The cast all range from fine to adequate. The girls are all pretty and the boys that crash the party are typical horny boys just there for body count. Michael’s Trish is a little snobby but still likable. Stille’s Valerie is a sweet girl next door type who is resented by Trish for being the new rival for attention at school. Obviously, she becomes quite resilient when dealing with Thorn. Meyers is the typical annoying younger sister, but looks twice the age of the ‘twelve’ that she’s supposed to be. Villella’s Russ Thorn barely speaks, but is an intense looking man and makes a suitable psycho killer and his handiwork is quite gruesome.

I like this 80s slasher. It’s not great, but it is a lot of fun and delivers the boobs and blood in typical Corman exploitation style. It has a good time with the conventions of the sub-genre yet, doesn’t make so much fun of the story as to make a joke out of it. Director Jones does a good job of delivering an entertaining horror. It never really gets really intense or scary, though it does deliver the blood spattering. An enjoyable 80s slasher that would spawn two more sequels and another example of Corman giving women a voice in horror long before it was considered ‘acceptable’ by other studios.

As for proof Roger Corman was a pioneer in giving women writers and directors a voice in horror, hit the link HERE to read our exposé FROM FINAL GIRLS TO FILMMAKERS: HOW ROGER CORMAN HELPED GIVE WOMEN A VOICE IN HORROR!

-MonsterZero NJ

3 drill bits

slumber party massacre rating

bars

HORROR YOU MIGHT HAVE MISSED: GIRLHOUSE (2014)

MZNJ_New_HYMHM_2

now playing

GirlHouse-2014

bars

GIRLHOUSE (2014)

(Clicking the highlighted links brings you to corresponding reviews and articles here at The Movie Madhouse!)

Girlhouse is simply one of the best old school style slashers that I have seen in years. Yes, it has some modern touches, but at heart, it’s right out of the 80s slasher era.

The story opens in 1988 with a chubby and shy boy (Issac Faulkner) being teased and humiliated by two mean girls (Camren Bicondova and Baylee Wall)…and a bit later, his vicious revenge. We then cut to modern times where pretty, down-on-her-luck college student, Kylie (Ali Cobrin) has accepted an invitation to join Girlhouse, a secluded and hidden mansion where a group of nubile young woman live and are filmed on webcams, non-stop, for broadcast on the Girlhouse site. Members pay to watch and chat with the girls who are free to get as sexual as they want with their viewers. It’s up to them how far they go for their internet voyuers and Kylie needs the cash the site pays for her tuition at school. She gives it a go with some playful striptease, and her girl-next-door beauty is an overnight hit. Kylie also attracts the attention of Girlhouse regular Loverboy (Slaine) who is a somewhat chubby, reclusive and disturbed computer tech. When a mean prank by one of the other girls sets him off, Loverboy blames Kylie and uses his skills to track down the location of Girlhouse and take out his revenge…online for all the members to witness.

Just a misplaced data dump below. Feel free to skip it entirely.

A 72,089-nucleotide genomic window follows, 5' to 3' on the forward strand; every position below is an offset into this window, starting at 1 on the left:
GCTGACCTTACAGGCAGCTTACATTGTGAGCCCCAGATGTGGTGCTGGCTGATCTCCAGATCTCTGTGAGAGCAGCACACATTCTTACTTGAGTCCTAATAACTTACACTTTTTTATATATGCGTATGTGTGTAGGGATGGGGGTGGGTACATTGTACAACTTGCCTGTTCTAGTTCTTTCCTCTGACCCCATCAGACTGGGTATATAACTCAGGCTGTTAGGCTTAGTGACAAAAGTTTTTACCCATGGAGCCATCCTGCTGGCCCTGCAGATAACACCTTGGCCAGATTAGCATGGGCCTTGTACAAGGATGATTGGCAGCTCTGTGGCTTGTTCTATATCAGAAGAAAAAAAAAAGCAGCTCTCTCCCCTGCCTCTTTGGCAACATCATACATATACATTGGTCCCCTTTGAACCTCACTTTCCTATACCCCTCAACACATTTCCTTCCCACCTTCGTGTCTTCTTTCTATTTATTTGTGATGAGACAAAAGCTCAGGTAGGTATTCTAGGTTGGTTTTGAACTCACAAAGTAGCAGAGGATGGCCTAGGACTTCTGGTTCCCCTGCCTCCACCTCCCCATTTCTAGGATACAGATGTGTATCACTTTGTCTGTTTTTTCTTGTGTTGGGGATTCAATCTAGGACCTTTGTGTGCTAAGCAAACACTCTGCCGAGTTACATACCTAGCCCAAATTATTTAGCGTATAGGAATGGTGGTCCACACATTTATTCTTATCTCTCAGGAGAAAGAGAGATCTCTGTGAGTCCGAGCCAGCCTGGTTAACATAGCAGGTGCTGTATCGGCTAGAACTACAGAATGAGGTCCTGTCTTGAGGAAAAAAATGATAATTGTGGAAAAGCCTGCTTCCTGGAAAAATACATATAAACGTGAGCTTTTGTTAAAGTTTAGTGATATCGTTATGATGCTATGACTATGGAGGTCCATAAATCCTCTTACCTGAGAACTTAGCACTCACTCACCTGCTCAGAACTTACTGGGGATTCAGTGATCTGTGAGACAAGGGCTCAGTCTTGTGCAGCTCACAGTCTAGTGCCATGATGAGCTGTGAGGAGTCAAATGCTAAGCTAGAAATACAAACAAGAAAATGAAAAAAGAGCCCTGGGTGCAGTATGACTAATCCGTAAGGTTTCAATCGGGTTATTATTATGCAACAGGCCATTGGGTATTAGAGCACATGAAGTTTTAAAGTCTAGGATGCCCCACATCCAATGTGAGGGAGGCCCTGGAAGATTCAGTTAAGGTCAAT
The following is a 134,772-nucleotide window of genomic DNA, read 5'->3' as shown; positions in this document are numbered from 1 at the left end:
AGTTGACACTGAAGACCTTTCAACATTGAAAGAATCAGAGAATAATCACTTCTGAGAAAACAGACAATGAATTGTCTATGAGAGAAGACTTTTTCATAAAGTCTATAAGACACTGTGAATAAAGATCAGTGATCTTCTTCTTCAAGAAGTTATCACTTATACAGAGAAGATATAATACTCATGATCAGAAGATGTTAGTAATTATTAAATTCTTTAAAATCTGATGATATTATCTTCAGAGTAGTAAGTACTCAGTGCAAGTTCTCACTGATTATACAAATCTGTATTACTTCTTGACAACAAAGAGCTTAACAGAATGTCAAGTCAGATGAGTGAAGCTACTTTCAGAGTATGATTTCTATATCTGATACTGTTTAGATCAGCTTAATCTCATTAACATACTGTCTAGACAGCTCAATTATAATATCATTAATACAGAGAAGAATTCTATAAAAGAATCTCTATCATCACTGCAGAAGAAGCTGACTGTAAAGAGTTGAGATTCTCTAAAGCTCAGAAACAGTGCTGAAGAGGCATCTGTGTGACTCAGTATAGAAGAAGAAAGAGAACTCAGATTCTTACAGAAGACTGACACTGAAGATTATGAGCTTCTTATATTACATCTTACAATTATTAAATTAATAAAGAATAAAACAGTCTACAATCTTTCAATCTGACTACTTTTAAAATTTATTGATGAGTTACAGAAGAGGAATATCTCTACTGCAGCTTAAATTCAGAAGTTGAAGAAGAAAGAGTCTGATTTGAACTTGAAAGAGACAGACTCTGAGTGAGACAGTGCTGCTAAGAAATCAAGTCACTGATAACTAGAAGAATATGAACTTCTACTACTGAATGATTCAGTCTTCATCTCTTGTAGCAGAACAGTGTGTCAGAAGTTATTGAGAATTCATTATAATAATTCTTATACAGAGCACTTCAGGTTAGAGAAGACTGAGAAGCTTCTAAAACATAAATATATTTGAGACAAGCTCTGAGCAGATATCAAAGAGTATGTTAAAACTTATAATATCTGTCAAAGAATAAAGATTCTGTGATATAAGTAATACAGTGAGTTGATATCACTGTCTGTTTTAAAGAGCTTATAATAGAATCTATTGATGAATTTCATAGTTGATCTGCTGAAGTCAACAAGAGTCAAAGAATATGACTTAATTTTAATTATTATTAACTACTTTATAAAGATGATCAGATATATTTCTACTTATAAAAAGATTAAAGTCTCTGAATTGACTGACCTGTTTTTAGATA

Written by Nick Gordon and directed by Trevor Matthews and Jon Knautz, this is both old-fashioned slasher flick and a cleverly contemporary one, with it’s use of webcams and it’s reality TV/Cyber Sex set-up. Sure, there are a lot of films that use laptops and cameras to convey action nowadays, but this is not found footage and only uses the format occasionally to successfully generate suspense. Strip away the modern tech and approach and you still get the classic slasher formula of a deranged individual stalking a girl-next-door type to avenge a prank or humiliation. The film establishes immediately that Loverboy is the chubby kid in the prologue, all grown up and all the more twisted. It gives him personality and establishes him as an unnerving threat long before he puts on his equally disturbing mask and enters Girlhouse to exact his cruel and vicious revenge. The girls are all given enough time to let their personalities sink in before the killing starts and thus we are sympathetic and if that’s not enough, the kills are quite brutal and graphic and it’s hard to not feel bad for even the least likable of the women. Kylie is obviously our final girl and is smart, resourceful and fills the classic shoes very well, especially in the chilling and suspenseful last act. Matthews and Knautz know and use the formula well. They generate some nice chills and suspense and the brutal opening sequence establishes the atmosphere almost immediately. Even when the film is introducing our characters, the audience knows that something bad is coming…and when it does, the filmmakers orchestrate the night of terror in classic form. There is a very effective score by Tomandandy and some stylish cinematography by Chris Norr to support the filmmakers vision.